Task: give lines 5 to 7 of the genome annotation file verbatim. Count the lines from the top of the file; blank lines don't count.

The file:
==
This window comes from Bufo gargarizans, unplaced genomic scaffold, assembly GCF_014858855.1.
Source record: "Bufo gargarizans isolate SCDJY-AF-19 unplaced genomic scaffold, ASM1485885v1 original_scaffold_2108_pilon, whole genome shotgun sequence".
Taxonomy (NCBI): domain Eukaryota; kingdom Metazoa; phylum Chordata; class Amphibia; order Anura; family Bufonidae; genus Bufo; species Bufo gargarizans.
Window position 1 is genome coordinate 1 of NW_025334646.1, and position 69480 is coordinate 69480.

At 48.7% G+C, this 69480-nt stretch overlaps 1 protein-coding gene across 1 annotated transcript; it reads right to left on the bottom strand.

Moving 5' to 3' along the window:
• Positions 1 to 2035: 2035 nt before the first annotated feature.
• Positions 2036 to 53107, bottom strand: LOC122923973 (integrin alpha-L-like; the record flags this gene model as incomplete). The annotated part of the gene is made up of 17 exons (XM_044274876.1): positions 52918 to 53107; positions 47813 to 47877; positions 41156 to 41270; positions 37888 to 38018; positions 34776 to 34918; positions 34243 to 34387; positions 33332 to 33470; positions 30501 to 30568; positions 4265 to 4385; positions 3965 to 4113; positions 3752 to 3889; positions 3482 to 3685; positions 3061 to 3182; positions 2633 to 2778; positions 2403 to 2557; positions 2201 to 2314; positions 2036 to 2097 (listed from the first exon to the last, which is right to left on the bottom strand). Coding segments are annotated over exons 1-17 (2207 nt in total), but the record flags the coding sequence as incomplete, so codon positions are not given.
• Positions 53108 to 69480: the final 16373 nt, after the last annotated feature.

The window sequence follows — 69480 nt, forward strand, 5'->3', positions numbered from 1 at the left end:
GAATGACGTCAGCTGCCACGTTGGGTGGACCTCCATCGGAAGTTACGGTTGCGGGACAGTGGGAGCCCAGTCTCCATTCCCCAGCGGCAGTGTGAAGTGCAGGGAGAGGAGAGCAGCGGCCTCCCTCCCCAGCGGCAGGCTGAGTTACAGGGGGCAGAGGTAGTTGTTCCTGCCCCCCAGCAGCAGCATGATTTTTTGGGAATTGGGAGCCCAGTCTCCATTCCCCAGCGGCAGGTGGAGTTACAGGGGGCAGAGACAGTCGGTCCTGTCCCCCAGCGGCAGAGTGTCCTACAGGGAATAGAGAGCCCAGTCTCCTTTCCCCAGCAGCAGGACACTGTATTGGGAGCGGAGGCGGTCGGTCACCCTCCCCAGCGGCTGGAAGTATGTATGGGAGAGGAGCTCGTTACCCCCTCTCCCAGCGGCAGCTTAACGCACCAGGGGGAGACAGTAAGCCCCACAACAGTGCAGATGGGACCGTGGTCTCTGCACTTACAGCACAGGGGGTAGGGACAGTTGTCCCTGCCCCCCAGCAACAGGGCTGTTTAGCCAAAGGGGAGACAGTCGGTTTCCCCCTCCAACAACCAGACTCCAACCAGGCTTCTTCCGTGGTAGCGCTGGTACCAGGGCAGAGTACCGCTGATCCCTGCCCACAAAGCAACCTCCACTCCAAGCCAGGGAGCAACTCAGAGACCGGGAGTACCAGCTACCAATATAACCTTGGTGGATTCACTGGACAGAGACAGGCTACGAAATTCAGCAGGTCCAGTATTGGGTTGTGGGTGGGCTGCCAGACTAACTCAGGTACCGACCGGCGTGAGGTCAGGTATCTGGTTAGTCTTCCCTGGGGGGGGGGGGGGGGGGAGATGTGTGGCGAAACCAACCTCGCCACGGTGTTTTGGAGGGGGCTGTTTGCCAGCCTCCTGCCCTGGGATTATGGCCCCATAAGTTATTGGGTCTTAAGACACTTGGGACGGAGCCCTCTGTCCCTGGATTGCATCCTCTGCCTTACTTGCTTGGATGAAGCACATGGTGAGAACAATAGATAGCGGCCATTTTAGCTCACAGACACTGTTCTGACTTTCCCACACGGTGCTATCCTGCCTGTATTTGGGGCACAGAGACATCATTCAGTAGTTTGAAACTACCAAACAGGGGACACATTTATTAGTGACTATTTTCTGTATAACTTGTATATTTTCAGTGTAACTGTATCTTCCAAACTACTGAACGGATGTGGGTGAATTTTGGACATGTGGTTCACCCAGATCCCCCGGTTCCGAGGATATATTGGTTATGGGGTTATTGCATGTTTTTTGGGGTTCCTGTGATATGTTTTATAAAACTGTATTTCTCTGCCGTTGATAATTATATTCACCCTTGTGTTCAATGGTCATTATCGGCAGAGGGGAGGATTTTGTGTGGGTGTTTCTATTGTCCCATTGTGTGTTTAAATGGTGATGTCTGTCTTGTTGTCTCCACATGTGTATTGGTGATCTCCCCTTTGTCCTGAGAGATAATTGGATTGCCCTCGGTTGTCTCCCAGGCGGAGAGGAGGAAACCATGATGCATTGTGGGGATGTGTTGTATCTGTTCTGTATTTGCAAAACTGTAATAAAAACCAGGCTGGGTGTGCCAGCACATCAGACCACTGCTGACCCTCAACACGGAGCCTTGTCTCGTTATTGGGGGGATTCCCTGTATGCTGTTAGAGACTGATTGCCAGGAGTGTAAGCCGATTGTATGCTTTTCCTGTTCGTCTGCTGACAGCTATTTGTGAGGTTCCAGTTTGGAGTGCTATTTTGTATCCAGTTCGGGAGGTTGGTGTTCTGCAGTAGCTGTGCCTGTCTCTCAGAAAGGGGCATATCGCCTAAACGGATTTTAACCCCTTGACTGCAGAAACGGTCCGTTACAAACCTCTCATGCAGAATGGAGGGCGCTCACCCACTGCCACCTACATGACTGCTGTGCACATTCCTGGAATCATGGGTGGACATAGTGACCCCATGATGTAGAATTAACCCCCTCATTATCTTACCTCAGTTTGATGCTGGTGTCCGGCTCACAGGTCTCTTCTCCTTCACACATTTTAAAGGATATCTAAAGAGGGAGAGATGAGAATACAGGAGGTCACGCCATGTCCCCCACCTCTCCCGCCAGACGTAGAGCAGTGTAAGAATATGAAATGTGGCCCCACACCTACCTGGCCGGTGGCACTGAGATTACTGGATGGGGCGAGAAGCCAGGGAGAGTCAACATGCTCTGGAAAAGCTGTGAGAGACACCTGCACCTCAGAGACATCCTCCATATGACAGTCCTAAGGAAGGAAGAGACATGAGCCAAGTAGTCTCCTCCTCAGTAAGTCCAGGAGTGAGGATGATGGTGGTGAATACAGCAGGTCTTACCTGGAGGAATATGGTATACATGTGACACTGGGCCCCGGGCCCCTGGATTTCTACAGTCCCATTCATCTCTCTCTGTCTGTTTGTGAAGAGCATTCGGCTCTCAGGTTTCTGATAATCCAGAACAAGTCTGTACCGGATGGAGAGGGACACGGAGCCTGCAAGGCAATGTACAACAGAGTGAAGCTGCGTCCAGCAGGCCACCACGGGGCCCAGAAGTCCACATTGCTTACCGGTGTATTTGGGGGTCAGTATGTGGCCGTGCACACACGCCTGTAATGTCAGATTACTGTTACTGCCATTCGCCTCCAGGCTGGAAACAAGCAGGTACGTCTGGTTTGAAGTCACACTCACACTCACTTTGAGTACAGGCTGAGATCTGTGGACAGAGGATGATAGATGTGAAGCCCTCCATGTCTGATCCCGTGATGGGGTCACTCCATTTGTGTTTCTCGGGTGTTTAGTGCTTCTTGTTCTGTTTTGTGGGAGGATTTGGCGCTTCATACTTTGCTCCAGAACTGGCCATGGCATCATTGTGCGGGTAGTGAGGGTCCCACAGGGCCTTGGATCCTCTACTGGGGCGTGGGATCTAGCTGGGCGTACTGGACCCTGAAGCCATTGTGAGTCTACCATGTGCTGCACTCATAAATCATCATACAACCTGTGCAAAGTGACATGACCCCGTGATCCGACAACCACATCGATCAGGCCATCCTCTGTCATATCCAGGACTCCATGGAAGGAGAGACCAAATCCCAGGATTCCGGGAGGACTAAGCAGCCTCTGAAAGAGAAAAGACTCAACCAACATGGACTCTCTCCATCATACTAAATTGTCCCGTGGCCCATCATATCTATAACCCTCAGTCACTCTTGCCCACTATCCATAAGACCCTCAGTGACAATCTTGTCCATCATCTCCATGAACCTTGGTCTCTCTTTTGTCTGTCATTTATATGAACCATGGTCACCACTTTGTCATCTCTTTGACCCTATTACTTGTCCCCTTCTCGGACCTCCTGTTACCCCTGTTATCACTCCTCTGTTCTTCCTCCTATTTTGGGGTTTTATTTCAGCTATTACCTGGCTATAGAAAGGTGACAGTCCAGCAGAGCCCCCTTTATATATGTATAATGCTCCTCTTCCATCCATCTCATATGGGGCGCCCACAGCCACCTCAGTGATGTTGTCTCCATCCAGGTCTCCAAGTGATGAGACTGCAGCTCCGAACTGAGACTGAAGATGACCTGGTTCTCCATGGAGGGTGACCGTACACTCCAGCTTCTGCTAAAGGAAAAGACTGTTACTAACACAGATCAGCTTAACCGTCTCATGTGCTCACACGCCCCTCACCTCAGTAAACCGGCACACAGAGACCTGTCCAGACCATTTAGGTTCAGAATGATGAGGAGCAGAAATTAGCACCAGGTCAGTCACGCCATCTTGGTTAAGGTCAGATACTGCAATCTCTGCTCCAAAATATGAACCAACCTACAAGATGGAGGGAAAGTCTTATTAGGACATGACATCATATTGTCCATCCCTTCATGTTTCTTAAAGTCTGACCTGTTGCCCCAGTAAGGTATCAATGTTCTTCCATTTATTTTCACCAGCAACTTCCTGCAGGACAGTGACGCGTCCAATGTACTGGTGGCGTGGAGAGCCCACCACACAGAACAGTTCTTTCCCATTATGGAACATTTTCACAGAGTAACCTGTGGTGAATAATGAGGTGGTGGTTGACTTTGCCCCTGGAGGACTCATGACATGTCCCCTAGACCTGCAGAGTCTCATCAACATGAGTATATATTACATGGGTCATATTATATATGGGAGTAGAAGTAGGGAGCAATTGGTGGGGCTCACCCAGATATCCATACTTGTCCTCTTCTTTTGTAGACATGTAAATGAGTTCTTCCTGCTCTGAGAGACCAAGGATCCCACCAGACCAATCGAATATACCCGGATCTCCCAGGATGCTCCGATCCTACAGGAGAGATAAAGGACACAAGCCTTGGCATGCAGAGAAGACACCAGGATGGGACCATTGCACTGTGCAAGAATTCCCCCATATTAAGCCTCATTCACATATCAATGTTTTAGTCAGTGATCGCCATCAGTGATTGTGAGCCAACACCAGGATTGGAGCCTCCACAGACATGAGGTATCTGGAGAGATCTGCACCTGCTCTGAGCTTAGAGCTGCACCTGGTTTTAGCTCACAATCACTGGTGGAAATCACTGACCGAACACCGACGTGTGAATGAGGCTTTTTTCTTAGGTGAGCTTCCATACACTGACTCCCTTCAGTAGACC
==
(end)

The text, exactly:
At 48.7% G+C, this 69480-nt stretch overlaps 1 protein-coding gene across 1 annotated transcript; it reads right to left on the bottom strand.

Moving 5' to 3' along the window:
• Positions 1 to 2035: 2035 nt before the first annotated feature.